After a four-year court battle that overturned a ban on road-building in untouched national forests, environmental groups turned their sights Tuesday on new rules that could open those areas to logging and other development.
The Denver-based 10th U.S. Circuit Court of Appeals dismissed an attempt by environmental groups to restore the Clinton administration's ban, ruling Monday that their appeal became irrelevant when the Bush administration adopted a new rule in May.
The new rule gives states until late 2006 to ask the U.S. Department of Agriculture, which oversees the Forest Service, to either stop or allow road building.
The Tongass National Forest was already exempt from the Clinton-era "roadless rule" contested in the case.
Alaska Gov. Frank Murkowski has no intent at this time to ask the Forest Service to changes its existing management plan for the Tongass, said his spokeswoman Rebecca Hultberg.
Attorney Jim Angell of the Earthjustice Legal Defense Fund said the decision does not end the fight but only "clears the decks" for battles over the new rule. Projects proposed in roadless areas likely would face individual legal challenges, Angell said.
"I think we're going to be back in the bad old days of slugging it out roadless area by roadless area," he said.
"It doesn't really change anything here on the Tongass," said Buck Lindekugel, an attorney with the Southeast Alaska Conservation Council. "They screwed us two Christmases ago by putting rocks in our socks," he said of the previous decision to exempt the Tongass from the Clinton era rule.
The Clinton rule, which put 58.5 million acres of roadless national forests off-limits to logging and other development, had been upheld by the San Francisco-based 9th Circuit Court of Appeals on similar grounds.
The state of Wyoming challenged the ban in Wyoming federal court, which was not bound by the 9th Circuit decision. The Wyoming judge ruled that the Clinton administration had overstepped its authority in effectively creating wilderness areas on U.S. Forest Service lands.
The Wyoming Outdoor Council and seven other environmental groups appealed, and on May 5, the day after the 10th Circuit heard oral arguments, the Forest Service issued a new roadless rule to replace the one that had been overturned.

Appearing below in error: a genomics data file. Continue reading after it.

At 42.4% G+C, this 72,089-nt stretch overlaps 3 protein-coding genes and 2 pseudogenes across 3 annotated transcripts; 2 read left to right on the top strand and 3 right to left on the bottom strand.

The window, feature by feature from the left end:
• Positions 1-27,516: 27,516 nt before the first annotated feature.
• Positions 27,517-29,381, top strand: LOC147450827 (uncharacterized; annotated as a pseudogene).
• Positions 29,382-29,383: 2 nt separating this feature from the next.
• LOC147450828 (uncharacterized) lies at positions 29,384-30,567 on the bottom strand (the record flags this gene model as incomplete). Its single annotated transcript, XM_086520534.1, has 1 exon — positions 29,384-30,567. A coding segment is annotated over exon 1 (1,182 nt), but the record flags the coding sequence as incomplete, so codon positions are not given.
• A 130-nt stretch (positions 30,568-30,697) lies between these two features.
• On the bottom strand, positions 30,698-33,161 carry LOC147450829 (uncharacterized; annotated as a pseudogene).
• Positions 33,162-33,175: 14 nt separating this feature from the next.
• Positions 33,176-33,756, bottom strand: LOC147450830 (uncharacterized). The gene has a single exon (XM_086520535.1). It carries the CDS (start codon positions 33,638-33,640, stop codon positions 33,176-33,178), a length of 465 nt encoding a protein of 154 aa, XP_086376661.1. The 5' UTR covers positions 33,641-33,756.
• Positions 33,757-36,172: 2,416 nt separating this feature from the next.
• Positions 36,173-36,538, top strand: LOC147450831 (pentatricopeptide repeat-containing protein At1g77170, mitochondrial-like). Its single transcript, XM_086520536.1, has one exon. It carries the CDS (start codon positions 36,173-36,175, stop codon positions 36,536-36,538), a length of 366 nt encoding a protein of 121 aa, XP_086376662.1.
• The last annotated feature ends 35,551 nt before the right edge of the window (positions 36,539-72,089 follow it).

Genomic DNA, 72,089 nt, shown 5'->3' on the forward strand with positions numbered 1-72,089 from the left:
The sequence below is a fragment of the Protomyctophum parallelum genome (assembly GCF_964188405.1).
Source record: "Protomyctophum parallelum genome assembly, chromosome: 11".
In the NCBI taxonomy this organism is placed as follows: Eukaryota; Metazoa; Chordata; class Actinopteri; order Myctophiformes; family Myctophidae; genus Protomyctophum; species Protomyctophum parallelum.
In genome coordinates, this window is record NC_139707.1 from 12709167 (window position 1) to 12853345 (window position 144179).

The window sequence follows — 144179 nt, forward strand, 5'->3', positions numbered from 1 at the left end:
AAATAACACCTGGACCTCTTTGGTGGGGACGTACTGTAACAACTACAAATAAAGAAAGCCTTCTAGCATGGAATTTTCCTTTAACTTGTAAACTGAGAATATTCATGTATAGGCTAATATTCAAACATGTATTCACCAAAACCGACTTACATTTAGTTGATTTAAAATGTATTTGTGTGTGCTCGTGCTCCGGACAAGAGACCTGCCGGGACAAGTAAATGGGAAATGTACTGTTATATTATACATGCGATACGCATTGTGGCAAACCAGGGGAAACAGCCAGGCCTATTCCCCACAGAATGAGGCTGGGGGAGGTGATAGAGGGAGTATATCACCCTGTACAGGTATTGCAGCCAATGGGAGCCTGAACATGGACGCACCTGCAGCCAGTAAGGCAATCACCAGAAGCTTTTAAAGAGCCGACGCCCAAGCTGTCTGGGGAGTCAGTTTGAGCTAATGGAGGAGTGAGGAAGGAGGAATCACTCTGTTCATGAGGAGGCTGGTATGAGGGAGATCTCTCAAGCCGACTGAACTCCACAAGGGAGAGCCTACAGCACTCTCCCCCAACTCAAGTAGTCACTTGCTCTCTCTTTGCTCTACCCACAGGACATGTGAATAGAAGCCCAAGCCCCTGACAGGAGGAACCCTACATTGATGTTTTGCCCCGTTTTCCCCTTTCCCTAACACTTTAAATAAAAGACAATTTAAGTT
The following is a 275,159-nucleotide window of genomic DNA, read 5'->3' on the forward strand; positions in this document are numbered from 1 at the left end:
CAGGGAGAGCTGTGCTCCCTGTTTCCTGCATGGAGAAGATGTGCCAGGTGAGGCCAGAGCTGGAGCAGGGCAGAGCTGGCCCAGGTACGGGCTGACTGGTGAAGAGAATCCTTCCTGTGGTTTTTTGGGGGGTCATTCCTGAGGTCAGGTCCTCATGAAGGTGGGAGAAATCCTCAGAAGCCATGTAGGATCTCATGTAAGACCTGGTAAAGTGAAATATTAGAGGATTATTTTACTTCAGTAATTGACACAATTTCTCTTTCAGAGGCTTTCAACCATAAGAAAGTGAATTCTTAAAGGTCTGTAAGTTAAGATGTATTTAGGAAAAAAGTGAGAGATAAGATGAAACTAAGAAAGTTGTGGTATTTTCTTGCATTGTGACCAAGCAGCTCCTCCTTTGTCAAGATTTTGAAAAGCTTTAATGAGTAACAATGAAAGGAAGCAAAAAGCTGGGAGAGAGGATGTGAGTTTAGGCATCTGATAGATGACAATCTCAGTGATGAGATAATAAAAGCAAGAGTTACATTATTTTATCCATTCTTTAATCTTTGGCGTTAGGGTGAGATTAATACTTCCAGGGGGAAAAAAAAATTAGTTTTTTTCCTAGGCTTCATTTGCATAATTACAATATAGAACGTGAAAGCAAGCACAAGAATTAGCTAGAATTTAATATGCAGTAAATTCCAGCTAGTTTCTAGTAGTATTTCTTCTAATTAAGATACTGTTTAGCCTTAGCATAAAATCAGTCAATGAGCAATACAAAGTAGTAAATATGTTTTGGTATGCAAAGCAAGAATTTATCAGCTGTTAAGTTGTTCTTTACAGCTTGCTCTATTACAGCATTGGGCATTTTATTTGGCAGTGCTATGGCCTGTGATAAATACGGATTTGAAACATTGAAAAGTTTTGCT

"Adoption of the new rule has rendered the appeal moot," a three-judge appeals court panel said. "The portions of the roadless rule that were substantively challenged by Wyoming no longer exist."
The rule covers some of the most pristine federal land in 38 states and Puerto Rico. Ninety-seven percent of it is in 12 states: Alaska, Arizona, California, Colorado, Idaho, Montana, Nevada, New Mexico, Oregon, Utah, Washington and Wyoming.
Western states have taken a variety of steps in reaction.
California Gov. Arnold Schwarzenegger has said he is committed to protecting the health and sustainability of forests.
"In keeping with that commitment and the assurances we have from the U.S. Forest Service, roadless areas in California will remain roadless," he said.
Colorado has created a task force to examine public land that had been covered by the Clinton ban.
Idaho Gov. Dirk Kempthorne has said he would wait until next year to ask the Forest Service to open millions of acres of forest, and has asked counties to make recommendations.
Oregon Gov. Ted Kulongoski, a Democrat, will work with the timber industry and environmentalists to keep current roadless areas protected from logging, said natural resources adviser Jim Myron.
Utah Gov. Jon Huntsman has said he would let the Forest Service take the lead on roadless issues.
Montana Gov. Brian Schweitzer, a Democrat, has said he found "no compelling reason" to build more roads in forests. Tuesday, he said he saw little significance in the appeals court ruling.
"This is a long road and this is just another decision along the way," he said.
Schweitzer said he has started meeting with county commissioners in western Montana, where most of the roadless areas are located, to get their suggestions.
Washington Gov. Christine Gregoire, a Democrat, said she was disappointed with the ruling.
"We will continue to focus on working within the Bush rule to protect most, if not all, of our national forest roadless areas," she said.
Forest Service spokesman Dan Jiron said the agency looks forward to working with governors on roadless areas.
Juneau Empire reporter Elizabeth Bluemink contributed to this story.
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